Sheldon v. Sill

Case Date: 12/05/2023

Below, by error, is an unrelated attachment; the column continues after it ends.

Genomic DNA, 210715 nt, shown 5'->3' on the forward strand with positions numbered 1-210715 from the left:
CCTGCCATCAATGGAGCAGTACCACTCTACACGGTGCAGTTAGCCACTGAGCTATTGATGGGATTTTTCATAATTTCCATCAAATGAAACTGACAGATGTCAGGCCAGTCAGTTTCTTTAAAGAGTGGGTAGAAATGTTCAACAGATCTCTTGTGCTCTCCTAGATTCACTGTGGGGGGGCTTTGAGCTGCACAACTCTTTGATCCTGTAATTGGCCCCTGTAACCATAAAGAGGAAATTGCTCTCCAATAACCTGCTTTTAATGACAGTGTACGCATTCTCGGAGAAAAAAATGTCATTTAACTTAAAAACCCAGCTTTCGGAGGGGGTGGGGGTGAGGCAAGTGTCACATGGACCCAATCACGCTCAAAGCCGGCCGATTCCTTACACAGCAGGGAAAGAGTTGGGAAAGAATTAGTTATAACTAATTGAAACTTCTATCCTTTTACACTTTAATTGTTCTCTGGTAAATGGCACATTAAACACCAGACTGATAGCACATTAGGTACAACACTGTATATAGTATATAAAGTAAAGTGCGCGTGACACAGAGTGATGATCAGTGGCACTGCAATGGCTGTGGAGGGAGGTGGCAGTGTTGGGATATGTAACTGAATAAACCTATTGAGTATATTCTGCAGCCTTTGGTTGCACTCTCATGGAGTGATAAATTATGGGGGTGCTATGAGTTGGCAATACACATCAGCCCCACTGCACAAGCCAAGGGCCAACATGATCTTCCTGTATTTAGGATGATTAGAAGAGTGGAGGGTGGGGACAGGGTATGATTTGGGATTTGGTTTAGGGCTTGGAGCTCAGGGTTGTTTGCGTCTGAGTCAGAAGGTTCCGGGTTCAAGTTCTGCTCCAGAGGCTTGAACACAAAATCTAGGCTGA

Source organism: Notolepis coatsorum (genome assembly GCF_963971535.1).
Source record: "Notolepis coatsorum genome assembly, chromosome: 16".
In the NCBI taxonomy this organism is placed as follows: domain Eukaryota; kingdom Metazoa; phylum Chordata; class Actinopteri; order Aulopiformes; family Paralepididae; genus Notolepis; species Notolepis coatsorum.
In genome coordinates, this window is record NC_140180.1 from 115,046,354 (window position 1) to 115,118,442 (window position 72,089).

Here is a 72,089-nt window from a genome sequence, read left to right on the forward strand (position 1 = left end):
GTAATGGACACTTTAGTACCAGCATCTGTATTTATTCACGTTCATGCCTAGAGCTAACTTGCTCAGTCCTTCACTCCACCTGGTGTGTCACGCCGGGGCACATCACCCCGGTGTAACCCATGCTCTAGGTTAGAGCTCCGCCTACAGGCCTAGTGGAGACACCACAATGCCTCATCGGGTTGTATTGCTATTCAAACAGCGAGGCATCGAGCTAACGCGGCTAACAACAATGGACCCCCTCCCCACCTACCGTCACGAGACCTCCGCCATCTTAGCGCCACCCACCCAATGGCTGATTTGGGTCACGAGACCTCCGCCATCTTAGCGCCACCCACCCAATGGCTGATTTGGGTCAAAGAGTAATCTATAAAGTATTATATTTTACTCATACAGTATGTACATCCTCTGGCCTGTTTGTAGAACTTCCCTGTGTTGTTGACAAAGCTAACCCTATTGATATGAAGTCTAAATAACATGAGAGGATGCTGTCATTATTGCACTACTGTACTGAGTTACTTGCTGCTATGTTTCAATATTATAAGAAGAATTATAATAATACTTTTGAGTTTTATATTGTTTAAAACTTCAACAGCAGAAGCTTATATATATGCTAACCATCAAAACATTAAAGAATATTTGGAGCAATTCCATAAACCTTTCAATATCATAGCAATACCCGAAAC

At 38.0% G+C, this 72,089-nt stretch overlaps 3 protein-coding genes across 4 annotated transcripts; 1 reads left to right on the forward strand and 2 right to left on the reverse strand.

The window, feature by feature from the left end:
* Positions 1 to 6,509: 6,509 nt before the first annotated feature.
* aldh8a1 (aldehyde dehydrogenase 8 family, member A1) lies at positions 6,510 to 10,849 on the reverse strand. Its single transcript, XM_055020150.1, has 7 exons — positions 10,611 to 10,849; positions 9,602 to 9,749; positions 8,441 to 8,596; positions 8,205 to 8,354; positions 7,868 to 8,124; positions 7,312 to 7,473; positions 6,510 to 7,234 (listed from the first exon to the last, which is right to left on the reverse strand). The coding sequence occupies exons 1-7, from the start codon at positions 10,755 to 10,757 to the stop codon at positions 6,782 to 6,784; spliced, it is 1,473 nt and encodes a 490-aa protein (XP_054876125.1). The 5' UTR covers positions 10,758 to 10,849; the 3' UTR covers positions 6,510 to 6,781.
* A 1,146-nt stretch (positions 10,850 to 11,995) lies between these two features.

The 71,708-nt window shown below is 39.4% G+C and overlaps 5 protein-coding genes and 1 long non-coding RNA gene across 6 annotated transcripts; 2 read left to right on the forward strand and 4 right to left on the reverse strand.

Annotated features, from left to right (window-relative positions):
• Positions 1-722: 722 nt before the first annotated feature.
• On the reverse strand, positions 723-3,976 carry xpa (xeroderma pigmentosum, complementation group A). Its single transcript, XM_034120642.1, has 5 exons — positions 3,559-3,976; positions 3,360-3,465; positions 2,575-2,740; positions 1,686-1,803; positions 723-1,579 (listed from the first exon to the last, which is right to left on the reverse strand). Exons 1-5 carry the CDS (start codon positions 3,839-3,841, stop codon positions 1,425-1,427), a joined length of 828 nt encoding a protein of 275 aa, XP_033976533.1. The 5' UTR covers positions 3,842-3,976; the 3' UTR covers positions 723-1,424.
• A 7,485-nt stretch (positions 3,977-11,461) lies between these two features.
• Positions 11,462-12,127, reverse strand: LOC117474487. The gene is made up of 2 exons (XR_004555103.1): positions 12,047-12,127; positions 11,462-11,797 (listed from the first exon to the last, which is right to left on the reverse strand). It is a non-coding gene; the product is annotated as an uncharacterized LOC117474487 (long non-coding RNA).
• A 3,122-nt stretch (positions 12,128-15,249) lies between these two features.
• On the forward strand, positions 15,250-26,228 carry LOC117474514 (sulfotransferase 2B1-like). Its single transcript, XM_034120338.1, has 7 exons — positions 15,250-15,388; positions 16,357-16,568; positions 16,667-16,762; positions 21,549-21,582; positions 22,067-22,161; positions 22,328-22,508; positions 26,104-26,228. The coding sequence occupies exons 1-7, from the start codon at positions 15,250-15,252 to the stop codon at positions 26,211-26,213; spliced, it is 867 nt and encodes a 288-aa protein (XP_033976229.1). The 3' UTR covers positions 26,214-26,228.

Sheldon v. Sill, 49 U.S. 441 (1850), is a ruling by the Supreme Court of the United States in which the Court held that while Congress may not limit the subjects the Supreme Court may hear, the Constitution does not so restrain it where lower federal courts are concerned. Article III of the United States Constitution vests "the Judicial Power of the United one supreme Court, and in such inferior Courts as the Congress may from time to time ordain and establish," and extends the jurisdiction of said courts to: "all Cases, in Law and Equity, arising under this Constitution, the Laws of the United States, and Treaties made, or which shall be made, under their Authority; to all Cases affecting Ambassadors, other public Ministers and Consuls; to all Cases of admiralty and maritime Jurisdiction; to Controversies to which the United States shall be a Party; to Controversies between two or more States; between a State and Citizens of another State; between Citizens of different States; between Citizens of the same State claiming Lands under Grants of different States, and between a State, or the Citizens thereof, and foreign States, Citizens or Subjects." [1] Congress exercised its power to "ordain and establish" such inferior Courts, the circuit courts, in the Judiciary Act of 1789. However: The eleventh section of the Judiciary Act, which defines the jurisdiction of the Circuit Courts, restrains them from taking 'cognizance of any suit to recover the contents of any promissory note or other chose in action, in favor of an assignee, unless a suit might have been prosecuted in such court to recover the contents, if no assignment had been made, except in cases of foreign bills of exchange' . . . It must be admitted, that if the Constitution had ordained and established the inferior courts, and distributed to them their respective powers, they could not be restricted or divested by Congress. But . . . it has made no such distribution . . . [Consequentially, ] Congress, having the power to establish the courts, must define their [the inferior courts'] respective jurisdictions. [2] In Sheldon, then, the Supreme Court ruled that: Congress may withhold from any court of its creation jurisdiction of any of the enumerated controversies. Courts created by statute can have no jurisdiction but such as the statute confers. No one of them can assert a just claim to jurisdiction exclusively conferred on another, or withheld from all . . . The Constitution has defined the limits of the judicial power of the United States, but has not prescribed how much of it shall be exercised by the Circuit Court; consequently, the statute which does prescribe the limits of their jurisdiction, cannot be in conflict with the Constitution, unless it confers powers not enumerated therein. [3]